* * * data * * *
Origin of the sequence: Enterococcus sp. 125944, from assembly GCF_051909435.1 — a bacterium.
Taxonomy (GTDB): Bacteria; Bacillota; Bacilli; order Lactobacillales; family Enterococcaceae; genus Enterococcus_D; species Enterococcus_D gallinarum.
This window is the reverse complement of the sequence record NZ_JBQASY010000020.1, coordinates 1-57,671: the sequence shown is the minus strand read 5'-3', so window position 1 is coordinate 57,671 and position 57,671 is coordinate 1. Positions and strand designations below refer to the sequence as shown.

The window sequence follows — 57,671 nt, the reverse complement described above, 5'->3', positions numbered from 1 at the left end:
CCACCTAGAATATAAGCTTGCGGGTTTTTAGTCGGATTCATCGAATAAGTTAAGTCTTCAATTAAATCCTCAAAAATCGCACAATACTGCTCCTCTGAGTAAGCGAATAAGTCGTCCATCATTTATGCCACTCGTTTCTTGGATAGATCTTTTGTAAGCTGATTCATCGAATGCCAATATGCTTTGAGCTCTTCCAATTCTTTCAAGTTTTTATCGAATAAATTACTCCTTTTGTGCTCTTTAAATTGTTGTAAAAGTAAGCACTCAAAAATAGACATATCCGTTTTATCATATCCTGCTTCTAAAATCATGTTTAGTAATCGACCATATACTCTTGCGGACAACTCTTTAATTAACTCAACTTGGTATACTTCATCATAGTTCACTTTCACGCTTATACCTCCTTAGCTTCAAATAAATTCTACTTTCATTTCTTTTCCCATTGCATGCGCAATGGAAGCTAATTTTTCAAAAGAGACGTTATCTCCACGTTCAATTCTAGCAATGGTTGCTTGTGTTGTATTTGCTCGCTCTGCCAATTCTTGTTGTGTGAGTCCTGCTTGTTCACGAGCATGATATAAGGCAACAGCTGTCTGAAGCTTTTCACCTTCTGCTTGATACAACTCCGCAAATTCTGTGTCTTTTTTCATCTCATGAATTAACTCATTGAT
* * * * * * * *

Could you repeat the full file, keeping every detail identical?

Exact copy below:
Origin of the sequence: Enterococcus sp. 125944, from assembly GCF_051909435.1 — a bacterium.
Taxonomy (GTDB): Bacteria; Bacillota; Bacilli; order Lactobacillales; family Enterococcaceae; genus Enterococcus_D; species Enterococcus_D gallinarum.
This window is the reverse complement of the sequence record NZ_JBQASY010000020.1, coordinates 1-57,671: the sequence shown is the minus strand read 5'-3', so window position 1 is coordinate 57,671 and position 57,671 is coordinate 1. Positions and strand designations below refer to the sequence as shown.

The window sequence follows — 57,671 nt, the reverse complement described above, 5'->3', positions numbered from 1 at the left end:
CCACCTAGAATATAAGCTTGCGGGTTTTTAGTCGGATTCATCGAATAAGTTAAGTCTTCAATTAAATCCTCAAAAATCGCACAATACTGCTCCTCTGAGTAAGCGAATAAGTCGTCCATCATTTATGCCACTCGTTTCTTGGATAGATCTTTTGTAAGCTGATTCATCGAATGCCAATATGCTTTGAGCTCTTCCAATTCTTTCAAGTTTTTATCGAATAAATTACTCCTTTTGTGCTCTTTAAATTGTTGTAAAAGTAAGCACTCAAAAATAGACATATCCGTTTTATCATATCCTGCTTCTAAAATCATGTTTAGTAATCGACCATATACTCTTGCGGACAACTCTTTAATTAACTCAACTTGGTATACTTCATCATAGTTCACTTTCACGCTTATACCTCCTTAGCTTCAAATAAATTCTACTTTCATTTCTTTTCCCATTGCATGCGCAATGGAAGCTAATTTTTCAAAAGAGACGTTATCTCCACGTTCAATTCTAGCAATGGTTGCTTGTGTTGTATTTGCTCGCTCTGCCAATTCTTGTTGTGTGAGTCCTGCTTGTTCACGAGCATGATATAAGGCAACAGCTGTCTGAAGCTTTTCACCTTCTGCTTGATACAACTCCGCAAATTCTGTGTCTTTTTTCATCTCATGAATTAACTCATTGAT